Wi-Fi routers have become as commonplace as the TV itself in an average household. It is the invisible hand behind the success of every modern computing platform ranging from smartphones and tablets to laptop computers. But even as the all-pervading Wi-Fi signals have invaded our lives, both literally and figuratively, few know how they deliver digital media across thin air.
Fortunately, we will be explaining exactly what is Wi-Fi and how it works in a manner that can be understood even by those who lack a degree in networking.
What Is Wi-Fi?
Wi-Fi is a means to deliver internet connectivity (and local network access) to a wide variety of compatible wireless devices without requiring them to be tethered by networking cables. This is usually achieved with the help of a Wi-Fi-enabled router, which is a regular wired router with the added capability of two-way radio communication.
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A regular router relays packets of data between the internet gateway and devices connected to it by the means of an Ethernet cable. A Wi-Fi-enabled router converts those data packets into radio signals that can then be wirelessly transmitted to connected devices like laptops, smartphones, and TVs. These wireless client devices also need a similar capability to receive such radio signals and wirelessly transmit data back to the Wi-Fi router.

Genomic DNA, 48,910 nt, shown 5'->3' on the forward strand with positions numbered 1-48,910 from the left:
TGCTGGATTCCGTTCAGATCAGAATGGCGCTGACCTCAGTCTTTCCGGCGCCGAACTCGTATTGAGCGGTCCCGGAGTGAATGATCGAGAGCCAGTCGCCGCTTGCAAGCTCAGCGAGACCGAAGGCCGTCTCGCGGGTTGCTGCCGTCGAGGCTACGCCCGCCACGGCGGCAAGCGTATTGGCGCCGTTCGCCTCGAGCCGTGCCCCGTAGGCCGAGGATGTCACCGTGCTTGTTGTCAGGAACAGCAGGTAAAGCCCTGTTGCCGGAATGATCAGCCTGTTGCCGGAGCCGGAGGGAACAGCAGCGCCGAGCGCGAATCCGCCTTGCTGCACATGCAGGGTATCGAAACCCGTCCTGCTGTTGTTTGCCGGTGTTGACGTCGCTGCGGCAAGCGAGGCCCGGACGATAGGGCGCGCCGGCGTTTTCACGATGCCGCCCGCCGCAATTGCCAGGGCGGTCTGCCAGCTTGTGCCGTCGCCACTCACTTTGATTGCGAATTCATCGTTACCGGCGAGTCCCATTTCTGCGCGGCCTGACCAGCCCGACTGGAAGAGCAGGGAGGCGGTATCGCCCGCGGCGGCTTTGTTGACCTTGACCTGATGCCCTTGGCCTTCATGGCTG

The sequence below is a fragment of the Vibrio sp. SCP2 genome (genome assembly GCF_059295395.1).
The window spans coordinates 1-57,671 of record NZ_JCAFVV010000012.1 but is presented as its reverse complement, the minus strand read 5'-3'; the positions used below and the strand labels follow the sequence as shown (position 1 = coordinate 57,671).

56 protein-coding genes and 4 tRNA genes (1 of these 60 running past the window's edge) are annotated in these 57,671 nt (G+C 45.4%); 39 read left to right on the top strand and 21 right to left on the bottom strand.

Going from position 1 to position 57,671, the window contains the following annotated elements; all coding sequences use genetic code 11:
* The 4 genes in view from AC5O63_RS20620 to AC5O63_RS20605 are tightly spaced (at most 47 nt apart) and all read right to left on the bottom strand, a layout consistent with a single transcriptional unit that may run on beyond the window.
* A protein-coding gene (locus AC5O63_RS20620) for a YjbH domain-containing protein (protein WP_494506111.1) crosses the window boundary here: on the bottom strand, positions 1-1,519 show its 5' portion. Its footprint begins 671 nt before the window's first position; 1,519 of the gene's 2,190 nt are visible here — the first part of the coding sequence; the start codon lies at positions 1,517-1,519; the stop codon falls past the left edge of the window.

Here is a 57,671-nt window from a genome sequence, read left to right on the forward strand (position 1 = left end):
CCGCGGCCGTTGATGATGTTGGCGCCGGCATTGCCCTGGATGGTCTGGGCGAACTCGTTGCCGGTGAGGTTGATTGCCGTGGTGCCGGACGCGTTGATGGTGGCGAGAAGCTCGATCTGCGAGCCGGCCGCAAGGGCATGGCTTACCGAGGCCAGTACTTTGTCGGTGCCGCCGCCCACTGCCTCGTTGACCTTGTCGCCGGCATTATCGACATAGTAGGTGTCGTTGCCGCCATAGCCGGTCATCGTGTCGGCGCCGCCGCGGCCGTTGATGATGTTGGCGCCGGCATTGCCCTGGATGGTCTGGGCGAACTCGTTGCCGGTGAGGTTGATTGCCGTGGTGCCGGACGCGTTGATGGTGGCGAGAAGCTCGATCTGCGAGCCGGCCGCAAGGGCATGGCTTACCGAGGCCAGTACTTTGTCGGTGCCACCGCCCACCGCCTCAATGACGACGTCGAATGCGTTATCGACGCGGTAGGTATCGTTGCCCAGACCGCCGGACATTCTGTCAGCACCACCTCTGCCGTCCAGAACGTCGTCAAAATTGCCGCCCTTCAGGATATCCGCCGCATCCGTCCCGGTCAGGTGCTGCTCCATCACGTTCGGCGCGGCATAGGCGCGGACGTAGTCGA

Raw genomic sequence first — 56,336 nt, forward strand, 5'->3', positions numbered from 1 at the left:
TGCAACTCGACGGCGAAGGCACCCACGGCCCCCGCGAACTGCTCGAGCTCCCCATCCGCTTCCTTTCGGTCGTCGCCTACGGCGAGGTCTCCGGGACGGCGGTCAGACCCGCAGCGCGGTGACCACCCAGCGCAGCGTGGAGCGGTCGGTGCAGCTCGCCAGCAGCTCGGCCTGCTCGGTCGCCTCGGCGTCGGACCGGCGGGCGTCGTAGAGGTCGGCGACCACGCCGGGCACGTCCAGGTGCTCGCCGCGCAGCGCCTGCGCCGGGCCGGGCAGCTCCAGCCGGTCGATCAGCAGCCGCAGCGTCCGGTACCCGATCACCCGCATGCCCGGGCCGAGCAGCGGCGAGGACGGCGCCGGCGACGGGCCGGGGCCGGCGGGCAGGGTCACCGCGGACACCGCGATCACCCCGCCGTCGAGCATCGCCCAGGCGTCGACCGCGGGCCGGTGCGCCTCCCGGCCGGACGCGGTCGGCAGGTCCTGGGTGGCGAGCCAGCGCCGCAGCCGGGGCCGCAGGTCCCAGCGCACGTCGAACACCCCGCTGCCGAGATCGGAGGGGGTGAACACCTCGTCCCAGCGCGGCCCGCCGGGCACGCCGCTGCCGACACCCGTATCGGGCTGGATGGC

In the real world, that means a Wi-Fi router manufactured by ASUS must be able to talk wirelessly to a Samsung smartphone, tablet manufactured by Apple, and Dell laptop. But given the inability of these brands to agree upon something as simple as a universal charging cable standard, if it were up to these corporations, they would’ve forced their own proprietary wireless communication protocol upon consumers to lock them into their product ecosystems.
Fortunately for us, the Wireless Ethernet Compatibility Alliance (WECA) stepped in to prevent the wireless networking equivalent of the Tower of Babel. And it did so by establishing the IEEE 802.11 protocols. These constitute the standards governing all rules and technical specifications relevant to wireless local area networking.
But this begs the question: if the wireless protocol is called IEEE 802.11, then what exactly does Wi-Fi mean?
What Does the Term Wi-Fi Stand For?